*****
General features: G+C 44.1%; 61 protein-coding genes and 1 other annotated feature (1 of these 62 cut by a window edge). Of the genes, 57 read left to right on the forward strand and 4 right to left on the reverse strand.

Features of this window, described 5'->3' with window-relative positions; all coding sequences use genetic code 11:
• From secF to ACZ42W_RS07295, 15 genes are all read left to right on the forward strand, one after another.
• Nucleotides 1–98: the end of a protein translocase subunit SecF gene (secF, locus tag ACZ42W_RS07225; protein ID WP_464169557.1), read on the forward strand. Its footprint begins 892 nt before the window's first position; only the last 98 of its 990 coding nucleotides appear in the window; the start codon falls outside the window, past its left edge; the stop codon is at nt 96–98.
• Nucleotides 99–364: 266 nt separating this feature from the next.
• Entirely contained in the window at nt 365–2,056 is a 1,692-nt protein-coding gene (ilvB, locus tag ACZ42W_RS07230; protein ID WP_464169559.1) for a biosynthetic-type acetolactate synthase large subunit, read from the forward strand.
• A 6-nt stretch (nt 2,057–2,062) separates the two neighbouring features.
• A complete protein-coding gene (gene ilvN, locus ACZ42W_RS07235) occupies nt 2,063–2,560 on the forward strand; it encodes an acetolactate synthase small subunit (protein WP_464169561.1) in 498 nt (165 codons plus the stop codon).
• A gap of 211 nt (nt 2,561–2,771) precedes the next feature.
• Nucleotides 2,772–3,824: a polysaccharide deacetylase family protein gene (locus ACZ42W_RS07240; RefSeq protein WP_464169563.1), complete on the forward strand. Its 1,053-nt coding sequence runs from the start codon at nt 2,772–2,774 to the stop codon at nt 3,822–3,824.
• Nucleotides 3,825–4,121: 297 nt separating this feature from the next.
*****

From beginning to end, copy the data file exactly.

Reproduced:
General features: G+C 44.1%; 61 protein-coding genes and 1 other annotated feature (1 of these 62 cut by a window edge). Of the genes, 57 read left to right on the forward strand and 4 right to left on the reverse strand.

Features of this window, described 5'->3' with window-relative positions; all coding sequences use genetic code 11:
• From secF to ACZ42W_RS07295, 15 genes are all read left to right on the forward strand, one after another.
• Nucleotides 1–98: the end of a protein translocase subunit SecF gene (secF, locus tag ACZ42W_RS07225; protein ID WP_464169557.1), read on the forward strand. Its footprint begins 892 nt before the window's first position; only the last 98 of its 990 coding nucleotides appear in the window; the start codon falls outside the window, past its left edge; the stop codon is at nt 96–98.
• Nucleotides 99–364: 266 nt separating this feature from the next.
• Entirely contained in the window at nt 365–2,056 is a 1,692-nt protein-coding gene (ilvB, locus tag ACZ42W_RS07230; protein ID WP_464169559.1) for a biosynthetic-type acetolactate synthase large subunit, read from the forward strand.
• A 6-nt stretch (nt 2,057–2,062) separates the two neighbouring features.
• A complete protein-coding gene (gene ilvN, locus ACZ42W_RS07235) occupies nt 2,063–2,560 on the forward strand; it encodes an acetolactate synthase small subunit (protein WP_464169561.1) in 498 nt (165 codons plus the stop codon).
• A gap of 211 nt (nt 2,561–2,771) precedes the next feature.
• Nucleotides 2,772–3,824: a polysaccharide deacetylase family protein gene (locus ACZ42W_RS07240; RefSeq protein WP_464169563.1), complete on the forward strand. Its 1,053-nt coding sequence runs from the start codon at nt 2,772–2,774 to the stop codon at nt 3,822–3,824.
• Nucleotides 3,825–4,121: 297 nt separating this feature from the next.